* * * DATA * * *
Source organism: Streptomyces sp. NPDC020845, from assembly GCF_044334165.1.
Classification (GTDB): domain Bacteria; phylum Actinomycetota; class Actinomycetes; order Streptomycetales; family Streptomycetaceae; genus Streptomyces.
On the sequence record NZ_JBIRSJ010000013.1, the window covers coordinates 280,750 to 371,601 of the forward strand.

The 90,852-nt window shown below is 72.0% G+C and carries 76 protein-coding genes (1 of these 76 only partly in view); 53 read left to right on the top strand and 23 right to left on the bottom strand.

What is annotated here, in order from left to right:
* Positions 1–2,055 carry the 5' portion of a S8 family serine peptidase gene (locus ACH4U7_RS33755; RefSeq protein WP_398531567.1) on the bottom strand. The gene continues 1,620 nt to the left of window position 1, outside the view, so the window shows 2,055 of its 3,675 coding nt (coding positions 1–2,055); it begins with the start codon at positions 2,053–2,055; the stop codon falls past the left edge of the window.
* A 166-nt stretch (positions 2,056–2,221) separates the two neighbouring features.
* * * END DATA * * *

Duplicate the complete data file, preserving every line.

Source organism: Streptomyces sp. NPDC020845, from assembly GCF_044334165.1.
Classification (GTDB): domain Bacteria; phylum Actinomycetota; class Actinomycetes; order Streptomycetales; family Streptomycetaceae; genus Streptomyces.
On the sequence record NZ_JBIRSJ010000013.1, the window covers coordinates 280,750 to 371,601 of the forward strand.

The 90,852-nt window shown below is 72.0% G+C and carries 76 protein-coding genes (1 of these 76 only partly in view); 53 read left to right on the top strand and 23 right to left on the bottom strand.

What is annotated here, in order from left to right:
* Positions 1–2,055 carry the 5' portion of a S8 family serine peptidase gene (locus ACH4U7_RS33755; RefSeq protein WP_398531567.1) on the bottom strand. The gene continues 1,620 nt to the left of window position 1, outside the view, so the window shows 2,055 of its 3,675 coding nt (coding positions 1–2,055); it begins with the start codon at positions 2,053–2,055; the stop codon falls past the left edge of the window.
* A 166-nt stretch (positions 2,056–2,221) separates the two neighbouring features.